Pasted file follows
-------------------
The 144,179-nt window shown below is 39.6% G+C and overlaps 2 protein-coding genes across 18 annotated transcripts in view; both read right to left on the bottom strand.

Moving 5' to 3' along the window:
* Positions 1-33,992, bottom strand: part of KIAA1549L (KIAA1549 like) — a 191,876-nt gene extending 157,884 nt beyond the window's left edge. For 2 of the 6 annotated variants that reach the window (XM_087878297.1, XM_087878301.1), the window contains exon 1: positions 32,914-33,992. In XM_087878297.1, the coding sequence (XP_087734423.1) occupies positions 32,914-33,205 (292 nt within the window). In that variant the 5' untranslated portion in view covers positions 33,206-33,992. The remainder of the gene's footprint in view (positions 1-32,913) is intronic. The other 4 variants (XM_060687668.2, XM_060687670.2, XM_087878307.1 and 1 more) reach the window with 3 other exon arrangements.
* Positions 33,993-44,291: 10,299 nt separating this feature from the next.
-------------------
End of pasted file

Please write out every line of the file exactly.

The 144,179-nt window shown below is 39.6% G+C and overlaps 2 protein-coding genes across 18 annotated transcripts in view; both read right to left on the bottom strand.

Moving 5' to 3' along the window:
* Positions 1-33,992, bottom strand: part of KIAA1549L (KIAA1549 like) — a 191,876-nt gene extending 157,884 nt beyond the window's left edge. For 2 of the 6 annotated variants that reach the window (XM_087878297.1, XM_087878301.1), the window contains exon 1: positions 32,914-33,992. In XM_087878297.1, the coding sequence (XP_087734423.1) occupies positions 32,914-33,205 (292 nt within the window). In that variant the 5' untranslated portion in view covers positions 33,206-33,992. The remainder of the gene's footprint in view (positions 1-32,913) is intronic. The other 4 variants (XM_060687668.2, XM_060687670.2, XM_087878307.1 and 1 more) reach the window with 3 other exon arrangements.
* Positions 33,993-44,291: 10,299 nt separating this feature from the next.